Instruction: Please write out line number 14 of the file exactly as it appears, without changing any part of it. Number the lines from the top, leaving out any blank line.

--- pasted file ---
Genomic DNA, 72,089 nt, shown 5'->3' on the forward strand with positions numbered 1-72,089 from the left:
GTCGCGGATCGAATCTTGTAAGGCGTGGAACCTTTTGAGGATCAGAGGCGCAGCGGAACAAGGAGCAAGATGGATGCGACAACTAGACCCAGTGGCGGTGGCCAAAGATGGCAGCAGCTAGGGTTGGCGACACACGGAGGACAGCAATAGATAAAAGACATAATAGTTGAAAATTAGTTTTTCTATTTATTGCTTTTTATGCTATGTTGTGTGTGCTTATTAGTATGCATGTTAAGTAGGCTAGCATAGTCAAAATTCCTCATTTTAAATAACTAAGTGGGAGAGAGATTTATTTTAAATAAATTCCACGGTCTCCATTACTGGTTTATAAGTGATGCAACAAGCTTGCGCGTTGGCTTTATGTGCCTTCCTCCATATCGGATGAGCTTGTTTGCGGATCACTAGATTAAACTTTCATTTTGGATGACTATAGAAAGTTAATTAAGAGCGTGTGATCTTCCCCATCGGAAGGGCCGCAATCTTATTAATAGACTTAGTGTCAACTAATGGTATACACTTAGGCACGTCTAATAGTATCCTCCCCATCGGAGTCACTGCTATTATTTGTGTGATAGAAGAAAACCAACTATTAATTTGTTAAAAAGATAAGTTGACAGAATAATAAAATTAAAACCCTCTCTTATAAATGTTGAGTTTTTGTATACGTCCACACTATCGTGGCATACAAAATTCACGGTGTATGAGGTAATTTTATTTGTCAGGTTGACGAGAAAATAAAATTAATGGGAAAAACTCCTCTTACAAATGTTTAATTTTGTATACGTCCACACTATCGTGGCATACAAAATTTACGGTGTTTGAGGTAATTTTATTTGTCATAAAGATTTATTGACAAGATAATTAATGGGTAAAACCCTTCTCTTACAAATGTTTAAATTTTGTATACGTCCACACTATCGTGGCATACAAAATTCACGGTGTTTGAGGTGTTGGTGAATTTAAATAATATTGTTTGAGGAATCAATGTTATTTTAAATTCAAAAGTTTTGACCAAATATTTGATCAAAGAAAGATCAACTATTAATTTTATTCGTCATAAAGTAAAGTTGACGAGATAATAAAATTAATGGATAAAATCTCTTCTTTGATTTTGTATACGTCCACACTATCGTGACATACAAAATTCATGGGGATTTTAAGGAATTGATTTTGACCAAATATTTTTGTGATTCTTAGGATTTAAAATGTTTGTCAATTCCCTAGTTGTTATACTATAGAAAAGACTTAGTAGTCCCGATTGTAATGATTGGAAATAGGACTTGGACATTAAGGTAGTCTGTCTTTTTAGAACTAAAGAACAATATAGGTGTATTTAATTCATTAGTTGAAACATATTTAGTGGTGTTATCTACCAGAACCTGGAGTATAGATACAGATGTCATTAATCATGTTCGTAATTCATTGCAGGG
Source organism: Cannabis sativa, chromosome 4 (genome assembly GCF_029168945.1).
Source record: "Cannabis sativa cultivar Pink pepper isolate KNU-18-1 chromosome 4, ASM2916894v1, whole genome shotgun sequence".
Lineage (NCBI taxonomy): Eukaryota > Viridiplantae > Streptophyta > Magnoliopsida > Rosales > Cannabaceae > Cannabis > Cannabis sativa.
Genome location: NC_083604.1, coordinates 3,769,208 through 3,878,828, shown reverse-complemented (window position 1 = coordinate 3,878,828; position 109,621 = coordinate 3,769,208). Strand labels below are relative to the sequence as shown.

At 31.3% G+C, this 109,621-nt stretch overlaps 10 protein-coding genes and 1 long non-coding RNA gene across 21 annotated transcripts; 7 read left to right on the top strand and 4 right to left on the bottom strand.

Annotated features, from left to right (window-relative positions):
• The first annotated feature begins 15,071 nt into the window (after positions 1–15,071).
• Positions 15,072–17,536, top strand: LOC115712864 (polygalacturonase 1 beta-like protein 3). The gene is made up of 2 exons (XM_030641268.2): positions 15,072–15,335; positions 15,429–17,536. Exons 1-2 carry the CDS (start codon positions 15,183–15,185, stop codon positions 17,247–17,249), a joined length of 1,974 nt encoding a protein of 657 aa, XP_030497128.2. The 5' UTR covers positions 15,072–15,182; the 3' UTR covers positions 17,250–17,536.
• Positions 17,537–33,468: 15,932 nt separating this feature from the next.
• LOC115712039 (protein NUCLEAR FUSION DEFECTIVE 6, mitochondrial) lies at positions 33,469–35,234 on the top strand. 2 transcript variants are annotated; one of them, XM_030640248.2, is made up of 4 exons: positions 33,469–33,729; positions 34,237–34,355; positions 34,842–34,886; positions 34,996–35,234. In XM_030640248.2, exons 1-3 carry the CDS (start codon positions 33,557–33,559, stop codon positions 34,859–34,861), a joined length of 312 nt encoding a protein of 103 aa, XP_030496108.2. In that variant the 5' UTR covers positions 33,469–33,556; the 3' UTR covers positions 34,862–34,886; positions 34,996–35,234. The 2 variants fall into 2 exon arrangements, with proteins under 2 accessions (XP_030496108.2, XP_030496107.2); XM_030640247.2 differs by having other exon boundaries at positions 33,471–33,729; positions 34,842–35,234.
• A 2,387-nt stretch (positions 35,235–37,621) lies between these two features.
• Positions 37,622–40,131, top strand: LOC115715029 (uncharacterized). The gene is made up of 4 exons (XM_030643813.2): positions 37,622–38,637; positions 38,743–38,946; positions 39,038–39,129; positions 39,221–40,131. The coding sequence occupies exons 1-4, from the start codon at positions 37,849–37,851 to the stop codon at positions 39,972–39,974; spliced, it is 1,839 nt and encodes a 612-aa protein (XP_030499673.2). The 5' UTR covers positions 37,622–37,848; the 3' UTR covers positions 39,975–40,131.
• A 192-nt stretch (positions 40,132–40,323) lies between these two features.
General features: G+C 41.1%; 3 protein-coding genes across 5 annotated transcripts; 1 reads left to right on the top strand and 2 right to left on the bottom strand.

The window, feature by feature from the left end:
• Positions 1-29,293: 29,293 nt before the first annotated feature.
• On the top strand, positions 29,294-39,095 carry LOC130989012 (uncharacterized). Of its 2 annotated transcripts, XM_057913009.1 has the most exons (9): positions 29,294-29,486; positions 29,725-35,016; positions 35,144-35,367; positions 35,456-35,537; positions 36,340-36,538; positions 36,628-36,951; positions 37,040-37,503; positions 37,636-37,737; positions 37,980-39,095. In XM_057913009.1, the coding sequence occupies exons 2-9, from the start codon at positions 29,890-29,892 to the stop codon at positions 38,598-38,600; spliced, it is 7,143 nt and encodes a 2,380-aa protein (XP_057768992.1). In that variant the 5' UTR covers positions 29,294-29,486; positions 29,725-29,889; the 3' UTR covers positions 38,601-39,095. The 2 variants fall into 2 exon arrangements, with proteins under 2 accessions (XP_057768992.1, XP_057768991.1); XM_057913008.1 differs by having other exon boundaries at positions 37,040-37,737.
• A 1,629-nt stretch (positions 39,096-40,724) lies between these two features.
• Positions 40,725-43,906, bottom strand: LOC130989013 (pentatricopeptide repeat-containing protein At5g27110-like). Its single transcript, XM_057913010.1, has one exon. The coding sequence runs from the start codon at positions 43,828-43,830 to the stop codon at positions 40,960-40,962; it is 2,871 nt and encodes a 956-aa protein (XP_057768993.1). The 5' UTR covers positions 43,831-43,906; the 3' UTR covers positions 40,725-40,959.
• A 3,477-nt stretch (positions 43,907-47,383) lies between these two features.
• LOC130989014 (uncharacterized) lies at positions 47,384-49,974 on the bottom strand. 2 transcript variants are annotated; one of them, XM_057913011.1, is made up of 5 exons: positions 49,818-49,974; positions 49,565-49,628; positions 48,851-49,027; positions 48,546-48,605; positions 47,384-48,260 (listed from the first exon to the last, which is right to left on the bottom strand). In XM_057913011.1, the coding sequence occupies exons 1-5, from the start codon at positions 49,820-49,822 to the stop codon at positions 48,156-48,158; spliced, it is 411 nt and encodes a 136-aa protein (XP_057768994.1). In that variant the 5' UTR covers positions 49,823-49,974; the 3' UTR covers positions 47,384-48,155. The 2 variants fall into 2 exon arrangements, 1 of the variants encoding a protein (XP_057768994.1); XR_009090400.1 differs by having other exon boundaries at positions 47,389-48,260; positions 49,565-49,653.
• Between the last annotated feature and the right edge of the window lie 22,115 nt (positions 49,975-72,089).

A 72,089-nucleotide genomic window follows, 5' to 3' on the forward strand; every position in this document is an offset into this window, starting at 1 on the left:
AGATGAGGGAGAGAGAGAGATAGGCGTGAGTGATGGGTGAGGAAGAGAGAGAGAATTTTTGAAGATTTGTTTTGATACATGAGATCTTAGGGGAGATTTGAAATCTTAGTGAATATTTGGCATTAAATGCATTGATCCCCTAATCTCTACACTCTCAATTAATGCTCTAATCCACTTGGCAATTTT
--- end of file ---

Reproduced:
• Positions 37,622–40,131, top strand: LOC115715029 (uncharacterized). The gene is made up of 4 exons (XM_030643813.2): positions 37,622–38,637; positions 38,743–38,946; positions 39,038–39,129; positions 39,221–40,131. The coding sequence occupies exons 1-4, from the start codon at positions 37,849–37,851 to the stop codon at positions 39,972–39,974; spliced, it is 1,839 nt and encodes a 612-aa protein (XP_030499673.2). The 5' UTR covers positions 37,622–37,848; the 3' UTR covers positions 39,975–40,131.